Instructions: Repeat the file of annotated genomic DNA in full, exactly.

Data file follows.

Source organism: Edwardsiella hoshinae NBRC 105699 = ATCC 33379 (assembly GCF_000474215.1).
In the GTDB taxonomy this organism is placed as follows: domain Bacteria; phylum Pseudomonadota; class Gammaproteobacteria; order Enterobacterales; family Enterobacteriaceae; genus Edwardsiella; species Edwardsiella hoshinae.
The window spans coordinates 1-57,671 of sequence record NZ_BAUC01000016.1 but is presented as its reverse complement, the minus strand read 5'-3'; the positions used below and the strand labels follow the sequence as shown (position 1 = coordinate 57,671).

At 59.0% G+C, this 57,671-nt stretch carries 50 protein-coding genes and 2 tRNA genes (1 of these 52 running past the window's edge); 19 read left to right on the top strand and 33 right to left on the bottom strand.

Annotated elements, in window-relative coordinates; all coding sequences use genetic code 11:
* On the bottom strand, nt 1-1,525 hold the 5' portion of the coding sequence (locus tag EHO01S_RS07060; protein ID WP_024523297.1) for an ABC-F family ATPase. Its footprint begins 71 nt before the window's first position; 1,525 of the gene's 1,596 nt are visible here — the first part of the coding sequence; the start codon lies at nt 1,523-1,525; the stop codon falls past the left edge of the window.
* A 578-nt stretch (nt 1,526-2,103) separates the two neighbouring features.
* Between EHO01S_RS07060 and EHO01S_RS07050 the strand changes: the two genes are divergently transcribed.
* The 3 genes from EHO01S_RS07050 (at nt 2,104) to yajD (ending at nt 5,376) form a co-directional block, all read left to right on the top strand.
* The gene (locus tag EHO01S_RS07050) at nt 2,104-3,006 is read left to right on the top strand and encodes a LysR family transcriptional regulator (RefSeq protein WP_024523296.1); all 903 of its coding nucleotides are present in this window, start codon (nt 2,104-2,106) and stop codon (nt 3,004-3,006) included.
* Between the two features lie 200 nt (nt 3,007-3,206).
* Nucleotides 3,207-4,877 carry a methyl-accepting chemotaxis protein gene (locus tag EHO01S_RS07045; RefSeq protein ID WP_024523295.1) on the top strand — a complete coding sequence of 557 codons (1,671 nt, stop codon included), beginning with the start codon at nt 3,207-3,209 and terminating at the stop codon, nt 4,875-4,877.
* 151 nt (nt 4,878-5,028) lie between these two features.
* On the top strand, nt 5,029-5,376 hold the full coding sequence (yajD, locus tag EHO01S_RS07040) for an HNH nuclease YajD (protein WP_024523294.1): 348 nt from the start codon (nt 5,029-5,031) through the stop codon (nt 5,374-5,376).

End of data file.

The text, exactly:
Source organism: Edwardsiella hoshinae NBRC 105699 = ATCC 33379 (assembly GCF_000474215.1).
In the GTDB taxonomy this organism is placed as follows: domain Bacteria; phylum Pseudomonadota; class Gammaproteobacteria; order Enterobacterales; family Enterobacteriaceae; genus Edwardsiella; species Edwardsiella hoshinae.
The window spans coordinates 1-57,671 of sequence record NZ_BAUC01000016.1 but is presented as its reverse complement, the minus strand read 5'-3'; the positions used below and the strand labels follow the sequence as shown (position 1 = coordinate 57,671).

At 59.0% G+C, this 57,671-nt stretch carries 50 protein-coding genes and 2 tRNA genes (1 of these 52 running past the window's edge); 19 read left to right on the top strand and 33 right to left on the bottom strand.

Annotated elements, in window-relative coordinates; all coding sequences use genetic code 11:
* On the bottom strand, nt 1-1,525 hold the 5' portion of the coding sequence (locus tag EHO01S_RS07060; protein ID WP_024523297.1) for an ABC-F family ATPase. Its footprint begins 71 nt before the window's first position; 1,525 of the gene's 1,596 nt are visible here — the first part of the coding sequence; the start codon lies at nt 1,523-1,525; the stop codon falls past the left edge of the window.
* A 578-nt stretch (nt 1,526-2,103) separates the two neighbouring features.
* Between EHO01S_RS07060 and EHO01S_RS07050 the strand changes: the two genes are divergently transcribed.
* The 3 genes from EHO01S_RS07050 (at nt 2,104) to yajD (ending at nt 5,376) form a co-directional block, all read left to right on the top strand.
* The gene (locus tag EHO01S_RS07050) at nt 2,104-3,006 is read left to right on the top strand and encodes a LysR family transcriptional regulator (RefSeq protein WP_024523296.1); all 903 of its coding nucleotides are present in this window, start codon (nt 2,104-2,106) and stop codon (nt 3,004-3,006) included.
* Between the two features lie 200 nt (nt 3,007-3,206).
* Nucleotides 3,207-4,877 carry a methyl-accepting chemotaxis protein gene (locus tag EHO01S_RS07045; RefSeq protein ID WP_024523295.1) on the top strand — a complete coding sequence of 557 codons (1,671 nt, stop codon included), beginning with the start codon at nt 3,207-3,209 and terminating at the stop codon, nt 4,875-4,877.
* 151 nt (nt 4,878-5,028) lie between these two features.
* On the top strand, nt 5,029-5,376 hold the full coding sequence (yajD, locus tag EHO01S_RS07040) for an HNH nuclease YajD (protein WP_024523294.1): 348 nt from the start codon (nt 5,029-5,031) through the stop codon (nt 5,374-5,376).